So I take it as a terrific job that director Steve Martino, who took nearly a decade to get this film made, has crafted a film that touches on all kinds of resonant personal foibles and flaws, all manner of human frailties, and any number of embarrassing scenarios for Brown and the gang to partake in – reflecting back I can see some of myself in Charlie Brown to a degree, and I guess that’s where his enduring popularity stems from, so it’s only natural for us to empathise with the character and appreciate his struggles and journey through the movie. The Little Red Haired Girl is Charlie’s iconic love-interest (although to my knowledge never seen “on screen” in the comic-strip version before) and as the unrequited centre of his affections, provokes the kinds of grand human feelings and sense of attainment we’ve all encountered in our own lives. Much of the film revolves around this, which Charlie Brown alternatively becoming the town genius when he’s not the town chump, and finding himself having to confront his deepest fears in order to “win” her attention.
Parallel to this are the antics of Snoopy and his little birdy friend Woodstock, who are given voice through archival recordings of the late, legendary voice artist (and director) Bill Melendez. Snoopy’s predisposition to think himself a World War I flying ace, chasing down the infamous Red Baron (there’s a song about that somewhere, isn’t there?) and Woodstock’s career as his accomplice have become synonymous with slapstick and farce, the kind of Calvin & Hobbes-style imaginative fantasmagorica used to project a larger idealized version of oneself using this contrast as a humorous counterpoint to the main narrative. Again, I never really found Snoopy a terribly compelling character (although using his kennel as an airplane was kinda kooky-cool) but here both he and Woodstock act as circuit breakers to the main story’s set-piece style workings.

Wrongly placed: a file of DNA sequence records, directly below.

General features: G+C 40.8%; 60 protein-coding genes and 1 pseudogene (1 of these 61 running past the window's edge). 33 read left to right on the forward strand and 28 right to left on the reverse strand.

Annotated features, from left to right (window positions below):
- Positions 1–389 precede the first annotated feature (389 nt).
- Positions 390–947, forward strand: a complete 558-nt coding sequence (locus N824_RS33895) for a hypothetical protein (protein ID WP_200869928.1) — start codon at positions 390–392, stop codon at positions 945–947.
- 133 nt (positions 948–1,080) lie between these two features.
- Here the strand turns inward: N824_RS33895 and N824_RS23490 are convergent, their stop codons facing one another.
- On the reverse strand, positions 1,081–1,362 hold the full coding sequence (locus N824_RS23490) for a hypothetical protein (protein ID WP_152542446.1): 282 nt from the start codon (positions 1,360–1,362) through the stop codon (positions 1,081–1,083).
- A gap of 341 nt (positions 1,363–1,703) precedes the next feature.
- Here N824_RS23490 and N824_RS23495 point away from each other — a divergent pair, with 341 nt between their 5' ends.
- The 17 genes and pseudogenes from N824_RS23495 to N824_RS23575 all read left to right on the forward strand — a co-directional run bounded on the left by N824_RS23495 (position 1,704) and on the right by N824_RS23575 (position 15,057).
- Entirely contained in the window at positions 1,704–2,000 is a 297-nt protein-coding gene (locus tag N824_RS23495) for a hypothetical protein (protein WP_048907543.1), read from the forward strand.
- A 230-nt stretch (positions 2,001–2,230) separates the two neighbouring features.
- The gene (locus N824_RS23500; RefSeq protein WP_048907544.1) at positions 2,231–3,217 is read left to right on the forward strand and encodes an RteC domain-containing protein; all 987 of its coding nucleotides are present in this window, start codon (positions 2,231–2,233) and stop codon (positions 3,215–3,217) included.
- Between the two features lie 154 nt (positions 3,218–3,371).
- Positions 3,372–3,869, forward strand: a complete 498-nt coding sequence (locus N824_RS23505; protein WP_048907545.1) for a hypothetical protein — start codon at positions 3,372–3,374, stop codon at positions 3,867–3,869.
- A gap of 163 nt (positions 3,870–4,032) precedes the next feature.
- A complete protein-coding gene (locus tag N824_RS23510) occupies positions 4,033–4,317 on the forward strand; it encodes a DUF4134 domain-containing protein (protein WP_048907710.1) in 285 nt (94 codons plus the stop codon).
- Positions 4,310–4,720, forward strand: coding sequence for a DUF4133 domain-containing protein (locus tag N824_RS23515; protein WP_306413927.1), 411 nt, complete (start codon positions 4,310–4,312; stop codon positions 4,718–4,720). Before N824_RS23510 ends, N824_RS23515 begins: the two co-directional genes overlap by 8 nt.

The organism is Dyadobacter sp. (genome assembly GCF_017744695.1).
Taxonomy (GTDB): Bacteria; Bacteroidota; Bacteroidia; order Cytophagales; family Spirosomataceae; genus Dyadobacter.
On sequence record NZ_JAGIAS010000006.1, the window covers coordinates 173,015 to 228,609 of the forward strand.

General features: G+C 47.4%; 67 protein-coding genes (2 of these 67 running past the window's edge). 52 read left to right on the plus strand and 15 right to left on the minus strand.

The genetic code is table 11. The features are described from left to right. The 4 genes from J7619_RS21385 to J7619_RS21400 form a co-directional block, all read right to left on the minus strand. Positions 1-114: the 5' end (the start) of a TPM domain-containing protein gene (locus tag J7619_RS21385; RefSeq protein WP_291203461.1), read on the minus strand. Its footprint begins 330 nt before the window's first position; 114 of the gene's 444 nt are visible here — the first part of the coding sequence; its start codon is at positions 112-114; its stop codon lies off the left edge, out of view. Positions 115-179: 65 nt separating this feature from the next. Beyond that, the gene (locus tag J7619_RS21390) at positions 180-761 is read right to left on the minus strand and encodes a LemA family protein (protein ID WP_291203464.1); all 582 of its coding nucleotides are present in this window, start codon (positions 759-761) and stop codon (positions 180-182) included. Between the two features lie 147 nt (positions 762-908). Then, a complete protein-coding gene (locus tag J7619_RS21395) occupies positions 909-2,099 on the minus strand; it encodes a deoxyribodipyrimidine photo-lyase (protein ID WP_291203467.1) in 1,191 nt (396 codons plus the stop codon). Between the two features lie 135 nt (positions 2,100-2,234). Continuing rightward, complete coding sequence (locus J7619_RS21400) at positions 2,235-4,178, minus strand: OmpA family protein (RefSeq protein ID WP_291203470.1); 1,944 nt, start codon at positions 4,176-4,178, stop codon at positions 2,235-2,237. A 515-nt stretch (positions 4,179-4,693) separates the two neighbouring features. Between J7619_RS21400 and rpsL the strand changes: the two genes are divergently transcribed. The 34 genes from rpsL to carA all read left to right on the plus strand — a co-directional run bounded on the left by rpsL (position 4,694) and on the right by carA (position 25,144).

There’s plenty to enjoy with The Peanuts Movie, and I say that as somebody who comes to this film as a non-fan in every sense, so you know if I enjoyed it, it’s a good film. Although it doesn’t tax the intellect beyond enjoying a rose-coloured revelling in childhood fondness, and is absurdist, realist and fantastical in the most convulsive manner possible, The Peanuts Movie will entertain in its own charming, unassuming manner. Young kids will enjoy the pretty colours and the subject matter of choice, particularly if they’re of a similar age to the gang here, while adults who’ve grown up with, or at least know about, Charlie Brown et al will find the film a sweet little sidebar to your typical cinematic viewing. With an aesthetic that feels like being shushed at a library, The Peanuts Movie is the kind of film you love to watch that offers an easy, relaxed escape from routine and a saccharine, sweetly tuned love-letter to Schulz’ classic characters.